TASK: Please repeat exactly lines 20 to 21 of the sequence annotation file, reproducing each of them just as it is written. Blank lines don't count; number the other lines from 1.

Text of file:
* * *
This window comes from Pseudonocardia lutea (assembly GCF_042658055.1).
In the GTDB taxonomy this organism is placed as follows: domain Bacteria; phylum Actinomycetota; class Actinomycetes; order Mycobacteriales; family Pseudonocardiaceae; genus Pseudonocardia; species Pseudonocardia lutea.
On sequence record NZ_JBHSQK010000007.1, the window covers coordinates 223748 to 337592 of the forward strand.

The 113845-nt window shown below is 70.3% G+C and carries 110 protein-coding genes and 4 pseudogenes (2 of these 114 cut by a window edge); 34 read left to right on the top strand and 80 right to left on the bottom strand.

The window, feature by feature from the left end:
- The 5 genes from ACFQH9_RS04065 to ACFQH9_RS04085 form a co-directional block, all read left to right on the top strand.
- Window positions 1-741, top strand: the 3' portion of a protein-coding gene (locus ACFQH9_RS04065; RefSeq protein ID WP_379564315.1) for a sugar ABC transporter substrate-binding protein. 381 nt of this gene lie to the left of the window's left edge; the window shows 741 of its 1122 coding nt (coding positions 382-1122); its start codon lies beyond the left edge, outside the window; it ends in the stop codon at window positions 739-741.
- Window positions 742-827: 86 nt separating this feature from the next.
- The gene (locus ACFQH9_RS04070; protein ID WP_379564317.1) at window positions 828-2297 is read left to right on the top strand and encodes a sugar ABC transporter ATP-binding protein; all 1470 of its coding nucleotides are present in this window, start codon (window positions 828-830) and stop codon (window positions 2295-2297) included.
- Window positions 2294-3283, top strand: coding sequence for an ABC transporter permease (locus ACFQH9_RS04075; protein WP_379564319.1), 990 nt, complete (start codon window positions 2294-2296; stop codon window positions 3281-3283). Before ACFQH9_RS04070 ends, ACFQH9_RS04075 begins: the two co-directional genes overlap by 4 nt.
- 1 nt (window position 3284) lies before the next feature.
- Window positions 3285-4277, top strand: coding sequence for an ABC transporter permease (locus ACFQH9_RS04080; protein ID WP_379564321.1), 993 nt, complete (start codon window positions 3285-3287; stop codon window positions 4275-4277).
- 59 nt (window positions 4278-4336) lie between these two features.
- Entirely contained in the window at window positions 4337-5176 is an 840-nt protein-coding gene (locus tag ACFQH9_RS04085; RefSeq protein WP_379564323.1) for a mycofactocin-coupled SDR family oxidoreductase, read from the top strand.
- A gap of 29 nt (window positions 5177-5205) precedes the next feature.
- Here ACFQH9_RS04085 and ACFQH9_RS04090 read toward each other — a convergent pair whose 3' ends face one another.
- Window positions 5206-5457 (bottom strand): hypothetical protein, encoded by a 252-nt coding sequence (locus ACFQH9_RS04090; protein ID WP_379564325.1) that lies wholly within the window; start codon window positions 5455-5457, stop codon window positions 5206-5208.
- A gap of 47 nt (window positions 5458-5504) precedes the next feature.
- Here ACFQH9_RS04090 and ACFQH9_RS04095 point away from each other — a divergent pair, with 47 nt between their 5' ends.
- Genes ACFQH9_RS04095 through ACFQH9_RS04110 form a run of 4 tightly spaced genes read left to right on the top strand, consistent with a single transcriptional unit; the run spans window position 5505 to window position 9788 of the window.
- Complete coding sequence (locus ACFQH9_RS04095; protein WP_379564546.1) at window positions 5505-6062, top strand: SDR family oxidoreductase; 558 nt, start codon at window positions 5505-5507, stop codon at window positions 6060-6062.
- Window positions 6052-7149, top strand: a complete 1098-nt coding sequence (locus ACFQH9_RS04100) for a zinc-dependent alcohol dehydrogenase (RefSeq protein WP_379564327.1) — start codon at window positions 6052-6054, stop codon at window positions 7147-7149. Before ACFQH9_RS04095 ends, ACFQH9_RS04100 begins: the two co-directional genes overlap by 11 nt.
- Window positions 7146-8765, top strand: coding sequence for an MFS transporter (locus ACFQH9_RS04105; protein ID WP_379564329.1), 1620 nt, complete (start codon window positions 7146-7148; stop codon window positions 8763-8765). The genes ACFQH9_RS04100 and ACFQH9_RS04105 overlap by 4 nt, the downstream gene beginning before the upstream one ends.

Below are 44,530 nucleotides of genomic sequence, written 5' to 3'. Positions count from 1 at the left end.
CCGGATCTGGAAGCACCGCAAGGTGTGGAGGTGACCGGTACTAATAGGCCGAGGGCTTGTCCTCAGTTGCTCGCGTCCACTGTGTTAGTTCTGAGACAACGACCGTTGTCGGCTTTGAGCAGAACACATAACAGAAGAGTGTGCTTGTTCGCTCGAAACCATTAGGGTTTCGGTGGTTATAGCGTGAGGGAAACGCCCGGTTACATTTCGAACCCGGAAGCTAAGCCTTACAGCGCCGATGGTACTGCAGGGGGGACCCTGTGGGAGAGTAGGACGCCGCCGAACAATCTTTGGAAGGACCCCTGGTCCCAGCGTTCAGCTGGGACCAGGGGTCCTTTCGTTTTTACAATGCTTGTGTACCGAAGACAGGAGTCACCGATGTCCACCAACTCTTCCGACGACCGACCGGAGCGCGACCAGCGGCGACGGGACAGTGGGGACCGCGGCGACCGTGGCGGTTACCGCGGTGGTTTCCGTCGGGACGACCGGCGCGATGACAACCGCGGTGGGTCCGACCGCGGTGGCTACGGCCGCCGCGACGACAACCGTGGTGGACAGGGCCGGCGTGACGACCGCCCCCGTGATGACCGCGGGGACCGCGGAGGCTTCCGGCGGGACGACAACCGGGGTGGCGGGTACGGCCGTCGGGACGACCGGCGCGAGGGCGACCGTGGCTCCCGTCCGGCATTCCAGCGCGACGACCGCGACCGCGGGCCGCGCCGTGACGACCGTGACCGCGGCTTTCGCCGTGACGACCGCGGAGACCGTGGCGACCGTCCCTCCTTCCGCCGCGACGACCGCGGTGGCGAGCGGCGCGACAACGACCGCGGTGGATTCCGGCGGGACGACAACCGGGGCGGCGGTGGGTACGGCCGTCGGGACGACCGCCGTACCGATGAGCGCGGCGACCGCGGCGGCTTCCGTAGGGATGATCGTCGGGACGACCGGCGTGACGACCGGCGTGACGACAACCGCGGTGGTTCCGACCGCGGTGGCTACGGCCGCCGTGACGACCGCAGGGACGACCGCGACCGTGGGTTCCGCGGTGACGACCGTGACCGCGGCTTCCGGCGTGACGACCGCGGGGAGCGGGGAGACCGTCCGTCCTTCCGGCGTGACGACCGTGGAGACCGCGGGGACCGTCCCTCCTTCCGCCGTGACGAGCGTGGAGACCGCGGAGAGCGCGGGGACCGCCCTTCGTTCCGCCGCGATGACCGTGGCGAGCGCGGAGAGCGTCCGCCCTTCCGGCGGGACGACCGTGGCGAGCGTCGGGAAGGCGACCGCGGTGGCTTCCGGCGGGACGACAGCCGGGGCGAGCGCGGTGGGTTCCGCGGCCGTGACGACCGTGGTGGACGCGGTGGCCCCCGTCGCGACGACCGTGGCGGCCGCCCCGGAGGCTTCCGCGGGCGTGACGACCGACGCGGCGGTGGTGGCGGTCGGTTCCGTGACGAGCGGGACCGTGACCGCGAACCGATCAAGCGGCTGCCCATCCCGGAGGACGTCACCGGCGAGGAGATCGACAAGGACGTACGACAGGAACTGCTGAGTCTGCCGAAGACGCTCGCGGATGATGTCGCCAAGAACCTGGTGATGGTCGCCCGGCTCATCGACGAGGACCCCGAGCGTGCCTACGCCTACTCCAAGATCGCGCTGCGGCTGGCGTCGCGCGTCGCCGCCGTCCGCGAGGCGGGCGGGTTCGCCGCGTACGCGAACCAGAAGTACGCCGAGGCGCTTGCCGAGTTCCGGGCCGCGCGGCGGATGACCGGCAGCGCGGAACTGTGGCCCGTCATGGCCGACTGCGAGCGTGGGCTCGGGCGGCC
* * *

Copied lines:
- Genes ACFQH9_RS04095 through ACFQH9_RS04110 form a run of 4 tightly spaced genes read left to right on the top strand, consistent with a single transcriptional unit; the run spans window position 5505 to window position 9788 of the window.
- Complete coding sequence (locus ACFQH9_RS04095; protein WP_379564546.1) at window positions 5505-6062, top strand: SDR family oxidoreductase; 558 nt, start codon at window positions 5505-5507, stop codon at window positions 6060-6062.